Monday, October 08, 2012

Rubin Museum

Up next: playing Central Asian, Himalayan, South Asian and other musics at the K2 Lounge in New York City at the Rubin Museum of Art. Please come through and enjoy drinks and small plates and the exhibits at the museum (entrance is free) while I play a mainly chill, atmospheric kind of set.

Although my set ranges pretty widely across anything that could be considered Himalayan and central Asian, I thought I'd mention that it's been a pleasure to explore what little I have so far found out of the Central Asian music scene.

One of the names that reached me most easily is Monâjât Yultchieva (Munadjat Yulchieva is one alternate spelling among many). Womad, the international festival circuit, BBC world music curators and the like have contributed to the forces that bring her music to people like me poking around online for gorgeous voices. She sings classical Uzbek and Persian-language music, including some sufi poetry.

I'd love to know more of this music, and more of the pop music from the region as well. Through this gig I have been lucky to meet some very nice Tajik/Uzbek people, folks who come up when they hear the music I'm playing .. it's really lovely to see people get happy to hear music from home that that they associate with family and history and something positive.

Sadly Uzbek people at home are currently facing many terrible political, social and economic struggles (that the US and the West are not separated from aw heck the US has actively supported) and I don't pretend to have much useful to say about that. But it reminds me why it's important to be thoughtful about context: when you pull out the music, sometimes the history comes with it.  I was reminded, in researching Uzbek music just a little, why it is important to do the research.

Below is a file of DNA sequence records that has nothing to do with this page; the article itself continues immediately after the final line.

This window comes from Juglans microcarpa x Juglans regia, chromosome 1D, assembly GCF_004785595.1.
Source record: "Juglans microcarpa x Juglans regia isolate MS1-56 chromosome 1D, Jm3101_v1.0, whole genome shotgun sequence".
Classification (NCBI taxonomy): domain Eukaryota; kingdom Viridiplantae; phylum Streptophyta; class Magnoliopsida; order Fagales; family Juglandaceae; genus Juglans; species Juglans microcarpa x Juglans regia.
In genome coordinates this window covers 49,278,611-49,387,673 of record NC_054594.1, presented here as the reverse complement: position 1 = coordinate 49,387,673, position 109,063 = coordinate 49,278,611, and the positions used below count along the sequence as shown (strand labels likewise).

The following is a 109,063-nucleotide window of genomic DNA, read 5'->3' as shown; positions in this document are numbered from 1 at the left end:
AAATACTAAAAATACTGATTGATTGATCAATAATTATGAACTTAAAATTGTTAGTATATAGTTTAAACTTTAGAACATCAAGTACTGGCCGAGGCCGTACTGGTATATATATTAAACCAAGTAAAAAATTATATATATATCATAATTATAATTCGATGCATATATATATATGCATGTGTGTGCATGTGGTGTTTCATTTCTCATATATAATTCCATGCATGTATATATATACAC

As someone who loves music and wants to use music to connect to people and welcome them, the more I know about the music the better, so I can be more sure I'm doing what I want to be doing with the music. Just last week a blogger for the Atlantic posted a video of a pop song performed by "Googoosha" who apparently is the daughter of the president of Uzbekistan. The video looks pretty cool, it takes place in Bukhara and features some acrobatic Parkour among other things. But as some very polite commenters point out, the woman who is featured as the artist is possibly the most hated woman in Uzbekistan, who profits greatly and continually from her father's violent, corrupt, secretive, regime based on government-forced child labor. I wouldn't want to play music that valorized or reminded folks from there of that aspect of Uzbekistan, if I had the choice. (Actually I'm now wondering about all that beautiful Ikat patterned fabric that is part of the "tribal patterns" rage these days -- although it looks like a large percentage of the world's raw cotton is produced by government-forced labor in Uzbekistan..) So anyway I'm leaving out Googoosha from my sets. I'm glad there seems to be a lot of other beautiful sounds to choose from.

I don't know so much background on Yulchieva, only what's out there in English or easily translateable French, but she seems to be linked to a classical tradition that many people feel good about within and outside of Uzbekistan. The other pop, for the most part, I can't find much context for, but at least no explicit links to any regime (as far as I can tell without being able to understand the languages, of course). Here are some tunes that I have been enjoying playing.. feel free to add more context or links to music or places to buy it or download it in the comments!



More pop sounding to me is Go'zal Shaydo,  I like this one especially.


And many of the musics and languages seem to overlap. Shaydo sings some songs that are identified as "Tajik song by Uzbek singer" Here's a Tajik song (apparently) I quite like too..

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